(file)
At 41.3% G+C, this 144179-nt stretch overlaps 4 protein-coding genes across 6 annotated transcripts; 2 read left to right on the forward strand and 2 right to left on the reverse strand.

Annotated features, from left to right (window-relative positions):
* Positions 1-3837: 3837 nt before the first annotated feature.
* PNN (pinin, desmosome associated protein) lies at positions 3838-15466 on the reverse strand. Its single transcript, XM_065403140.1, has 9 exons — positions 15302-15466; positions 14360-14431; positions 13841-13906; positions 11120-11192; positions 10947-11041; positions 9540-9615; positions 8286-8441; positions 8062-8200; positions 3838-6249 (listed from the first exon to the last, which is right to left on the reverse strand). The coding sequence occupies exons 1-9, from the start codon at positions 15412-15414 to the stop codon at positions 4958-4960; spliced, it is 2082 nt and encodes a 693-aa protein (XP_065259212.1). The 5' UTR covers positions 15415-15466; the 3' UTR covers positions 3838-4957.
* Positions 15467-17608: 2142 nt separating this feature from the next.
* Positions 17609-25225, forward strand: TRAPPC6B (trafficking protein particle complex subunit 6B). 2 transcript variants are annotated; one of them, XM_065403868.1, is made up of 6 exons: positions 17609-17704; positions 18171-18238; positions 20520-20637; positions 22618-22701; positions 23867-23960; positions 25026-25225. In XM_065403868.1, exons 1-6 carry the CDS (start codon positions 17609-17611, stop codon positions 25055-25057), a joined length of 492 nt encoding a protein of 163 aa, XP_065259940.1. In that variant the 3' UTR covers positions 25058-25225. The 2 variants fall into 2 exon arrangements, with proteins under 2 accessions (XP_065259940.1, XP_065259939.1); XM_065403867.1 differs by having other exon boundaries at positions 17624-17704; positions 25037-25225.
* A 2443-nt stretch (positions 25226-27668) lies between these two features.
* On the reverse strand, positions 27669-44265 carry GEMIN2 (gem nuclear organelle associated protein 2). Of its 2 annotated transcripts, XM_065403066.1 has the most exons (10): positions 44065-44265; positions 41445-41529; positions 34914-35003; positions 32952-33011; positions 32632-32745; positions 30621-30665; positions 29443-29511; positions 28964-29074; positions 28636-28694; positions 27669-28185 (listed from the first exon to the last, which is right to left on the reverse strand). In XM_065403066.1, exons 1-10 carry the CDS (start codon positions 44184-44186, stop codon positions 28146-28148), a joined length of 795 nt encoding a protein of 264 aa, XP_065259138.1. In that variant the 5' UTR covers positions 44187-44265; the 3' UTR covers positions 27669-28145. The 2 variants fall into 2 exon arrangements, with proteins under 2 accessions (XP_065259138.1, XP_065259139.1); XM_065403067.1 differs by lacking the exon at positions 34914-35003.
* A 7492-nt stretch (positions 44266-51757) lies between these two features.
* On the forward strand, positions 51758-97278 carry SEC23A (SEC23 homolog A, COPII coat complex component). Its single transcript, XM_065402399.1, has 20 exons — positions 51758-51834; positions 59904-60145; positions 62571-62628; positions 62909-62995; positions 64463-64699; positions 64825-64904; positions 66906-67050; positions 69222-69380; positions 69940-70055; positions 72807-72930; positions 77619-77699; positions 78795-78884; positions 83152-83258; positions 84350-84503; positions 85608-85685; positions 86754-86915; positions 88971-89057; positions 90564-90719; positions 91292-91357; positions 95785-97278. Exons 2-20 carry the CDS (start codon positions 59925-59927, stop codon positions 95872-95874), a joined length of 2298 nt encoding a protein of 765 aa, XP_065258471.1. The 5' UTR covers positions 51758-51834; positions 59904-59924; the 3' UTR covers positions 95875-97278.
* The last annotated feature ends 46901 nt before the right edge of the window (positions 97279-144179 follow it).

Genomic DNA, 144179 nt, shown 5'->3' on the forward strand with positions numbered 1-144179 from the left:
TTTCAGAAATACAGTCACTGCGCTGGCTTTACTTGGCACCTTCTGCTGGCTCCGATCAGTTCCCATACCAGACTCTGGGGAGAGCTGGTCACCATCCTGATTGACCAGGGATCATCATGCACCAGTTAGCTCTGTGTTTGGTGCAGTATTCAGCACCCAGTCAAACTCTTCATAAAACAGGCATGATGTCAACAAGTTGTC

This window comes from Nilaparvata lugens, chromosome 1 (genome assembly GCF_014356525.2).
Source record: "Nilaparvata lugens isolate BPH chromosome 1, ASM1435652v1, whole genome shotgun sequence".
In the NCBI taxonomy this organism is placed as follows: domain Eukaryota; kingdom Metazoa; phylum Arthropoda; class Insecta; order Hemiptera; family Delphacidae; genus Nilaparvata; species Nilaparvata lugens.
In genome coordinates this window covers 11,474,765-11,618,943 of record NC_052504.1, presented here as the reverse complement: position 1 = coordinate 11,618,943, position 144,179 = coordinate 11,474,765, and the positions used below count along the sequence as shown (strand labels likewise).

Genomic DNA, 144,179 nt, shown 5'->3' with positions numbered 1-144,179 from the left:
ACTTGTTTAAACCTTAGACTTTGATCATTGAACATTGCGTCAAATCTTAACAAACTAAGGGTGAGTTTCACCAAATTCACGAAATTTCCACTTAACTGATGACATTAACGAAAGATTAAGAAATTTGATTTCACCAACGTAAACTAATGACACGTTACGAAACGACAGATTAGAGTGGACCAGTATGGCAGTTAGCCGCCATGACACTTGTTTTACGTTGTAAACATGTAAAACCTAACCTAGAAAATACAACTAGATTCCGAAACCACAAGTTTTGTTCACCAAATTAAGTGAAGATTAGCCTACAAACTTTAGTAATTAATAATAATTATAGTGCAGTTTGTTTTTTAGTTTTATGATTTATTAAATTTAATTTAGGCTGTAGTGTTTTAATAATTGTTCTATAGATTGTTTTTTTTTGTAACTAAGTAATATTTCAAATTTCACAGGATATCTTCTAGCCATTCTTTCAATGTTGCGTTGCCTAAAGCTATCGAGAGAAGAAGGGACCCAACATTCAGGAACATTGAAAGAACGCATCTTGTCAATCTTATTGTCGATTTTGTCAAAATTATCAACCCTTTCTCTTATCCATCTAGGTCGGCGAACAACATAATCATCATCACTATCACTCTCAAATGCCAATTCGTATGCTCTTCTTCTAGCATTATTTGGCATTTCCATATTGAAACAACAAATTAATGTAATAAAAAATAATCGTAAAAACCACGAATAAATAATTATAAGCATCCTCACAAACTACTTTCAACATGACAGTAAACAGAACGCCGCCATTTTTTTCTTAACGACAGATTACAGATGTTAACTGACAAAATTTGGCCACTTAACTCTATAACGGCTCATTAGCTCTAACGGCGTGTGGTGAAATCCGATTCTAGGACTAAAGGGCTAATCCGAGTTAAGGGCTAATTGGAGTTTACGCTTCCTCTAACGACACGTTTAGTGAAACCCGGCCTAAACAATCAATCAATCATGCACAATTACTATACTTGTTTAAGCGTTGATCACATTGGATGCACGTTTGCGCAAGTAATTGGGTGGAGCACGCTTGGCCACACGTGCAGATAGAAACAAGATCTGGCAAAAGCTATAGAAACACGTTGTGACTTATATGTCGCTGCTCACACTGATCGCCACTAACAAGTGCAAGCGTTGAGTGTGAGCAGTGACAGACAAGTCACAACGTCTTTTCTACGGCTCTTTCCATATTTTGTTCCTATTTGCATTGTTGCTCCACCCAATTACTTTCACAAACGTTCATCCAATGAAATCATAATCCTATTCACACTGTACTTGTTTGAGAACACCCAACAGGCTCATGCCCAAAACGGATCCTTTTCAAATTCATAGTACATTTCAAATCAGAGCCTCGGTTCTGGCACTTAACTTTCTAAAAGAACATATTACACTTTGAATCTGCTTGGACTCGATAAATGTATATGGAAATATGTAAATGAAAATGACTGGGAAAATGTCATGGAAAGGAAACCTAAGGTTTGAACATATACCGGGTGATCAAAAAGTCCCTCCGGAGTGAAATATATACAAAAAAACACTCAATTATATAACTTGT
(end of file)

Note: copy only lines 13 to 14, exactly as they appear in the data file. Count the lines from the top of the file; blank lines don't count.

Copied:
TTTCAGAAATACAGTCACTGCGCTGGCTTTACTTGGCACCTTCTGCTGGCTCCGATCAGTTCCCATACCAGACTCTGGGGAGAGCTGGTCACCATCCTGATTGACCAGGGATCATCATGCACCAGTTAGCTCTGTGTTTGGTGCAGTATTCAGCACCCAGTCAAACTCTTCATAAAACAGGCATGATGTCAACAAGTTGTC

This window comes from Nilaparvata lugens, chromosome 1 (genome assembly GCF_014356525.2).